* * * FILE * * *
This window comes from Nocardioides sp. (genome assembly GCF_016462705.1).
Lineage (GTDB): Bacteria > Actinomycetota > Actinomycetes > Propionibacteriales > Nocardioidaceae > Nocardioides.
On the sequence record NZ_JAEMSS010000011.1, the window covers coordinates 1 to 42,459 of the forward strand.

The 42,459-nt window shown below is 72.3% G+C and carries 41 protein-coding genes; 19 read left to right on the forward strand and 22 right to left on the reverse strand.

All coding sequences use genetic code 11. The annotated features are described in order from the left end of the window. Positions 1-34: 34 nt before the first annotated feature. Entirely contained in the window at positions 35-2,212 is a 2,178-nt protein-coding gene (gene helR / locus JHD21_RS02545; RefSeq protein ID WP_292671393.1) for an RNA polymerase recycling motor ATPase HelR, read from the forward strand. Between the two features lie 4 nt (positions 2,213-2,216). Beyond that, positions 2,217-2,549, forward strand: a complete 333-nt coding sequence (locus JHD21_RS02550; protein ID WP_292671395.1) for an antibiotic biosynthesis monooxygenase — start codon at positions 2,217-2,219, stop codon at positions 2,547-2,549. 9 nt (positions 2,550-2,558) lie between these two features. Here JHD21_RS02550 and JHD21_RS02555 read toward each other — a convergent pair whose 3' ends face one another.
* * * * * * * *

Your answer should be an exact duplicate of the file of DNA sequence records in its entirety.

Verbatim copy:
This window comes from Nocardioides sp. (genome assembly GCF_016462705.1).
Lineage (GTDB): Bacteria > Actinomycetota > Actinomycetes > Propionibacteriales > Nocardioidaceae > Nocardioides.
On the sequence record NZ_JAEMSS010000011.1, the window covers coordinates 1 to 42,459 of the forward strand.

The 42,459-nt window shown below is 72.3% G+C and carries 41 protein-coding genes; 19 read left to right on the forward strand and 22 right to left on the reverse strand.

All coding sequences use genetic code 11. The annotated features are described in order from the left end of the window. Positions 1-34: 34 nt before the first annotated feature. Entirely contained in the window at positions 35-2,212 is a 2,178-nt protein-coding gene (gene helR / locus JHD21_RS02545; RefSeq protein ID WP_292671393.1) for an RNA polymerase recycling motor ATPase HelR, read from the forward strand. Between the two features lie 4 nt (positions 2,213-2,216). Beyond that, positions 2,217-2,549, forward strand: a complete 333-nt coding sequence (locus JHD21_RS02550; protein ID WP_292671395.1) for an antibiotic biosynthesis monooxygenase — start codon at positions 2,217-2,219, stop codon at positions 2,547-2,549. 9 nt (positions 2,550-2,558) lie between these two features. Here JHD21_RS02550 and JHD21_RS02555 read toward each other — a convergent pair whose 3' ends face one another.